The reader’s companion to Andy Elwell's ‘No One You Will Ever Know’It’s about time we all got to know this former Greyhound — and his acoustic-based body of work — a little better.
Singer/songwriter Andy Elwell is going places — both literally and figuratively.
The Duluth East alumnus will kick off his Hexagon Tour later this month in Minneapolis (where he currently rests his head), which will take him through the South and all the way up to New England.
On top of that face-to-face exposure, the former Greyhound has also had some of his music licensed on such high-profile shows as MTV’s “The Hills.”
Needless to say, it’s about time we all got to know this former Spoogees/Islero member — and his acoustic-based body of work — a little better.
With that in mind, we turned over our track-by-track coverage of “No One You Will Ever Know,” the follow-up to the equally engaging “New Ground,” exclusively to Elwell. Thankfully, the former Duluthian was gracious enough to give those out in Budgeteerland a little behind-the-scenes look at his new album:
1. “Her Salt”
I wrote “Her Salt” in the late fall of 2008. I had just been on tour for a couple months and it was one of the first songs I wrote for what later became “No One You Will Ever Know.” This one was loads of fun to record; there [is a] ridiculous number of instruments on the track, one of which is a gong. Renee Klitzke, who sings backup and plays cello on this song, said that most people get to use a gong only once in their career. Dale Kirvelay (also formerly of Islero), who plays drums on the record, had a heck of a time smashing the gong while he and I held it up. [One of the other once-in-a-lifetime musical employments is a] children’s choir. I guess I have to come up with a way to involve a children’s choir on the next record.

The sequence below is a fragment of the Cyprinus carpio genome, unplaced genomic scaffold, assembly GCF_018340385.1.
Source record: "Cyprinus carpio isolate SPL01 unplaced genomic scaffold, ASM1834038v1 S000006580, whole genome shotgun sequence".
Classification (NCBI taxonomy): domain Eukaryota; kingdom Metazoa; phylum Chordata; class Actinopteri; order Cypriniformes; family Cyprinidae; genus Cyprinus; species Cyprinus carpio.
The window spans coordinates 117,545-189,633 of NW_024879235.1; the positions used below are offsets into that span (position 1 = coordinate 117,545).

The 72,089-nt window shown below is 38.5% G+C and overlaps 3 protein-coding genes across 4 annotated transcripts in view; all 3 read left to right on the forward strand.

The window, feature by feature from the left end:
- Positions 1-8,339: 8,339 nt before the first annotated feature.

2. “At My Best”
“At My Best” is one of the oldest songs on the record. I wrote it when I lived in southern California in 2006. It is really surprising how songs get looked over and then you revisit them, only to find out how to show them in the best light. The first line in the song is actually verbatim from a conversation I had with a certain aspiring filmmaker — and, at the time, Internet TV host — at a shoot I was doing for a website. The premise was that the host would ask you questions and take online questions; I would answer and then play a song.
At some point afterward while I was wrapping cables, and I don’t remember the context, I said, “… At my best I’m self-sufficient.” She said, “How about your worst?” Then I said, “I’m useless.”
“Everest” is one of my favorites on the record. It is very simple, yet the way the different parts overlap with each other I feel gives it a really full and warm texture. On the first demo I made of “Everest,” it was just guitar and vocals, with the guitar being pounded on to a point of distortion.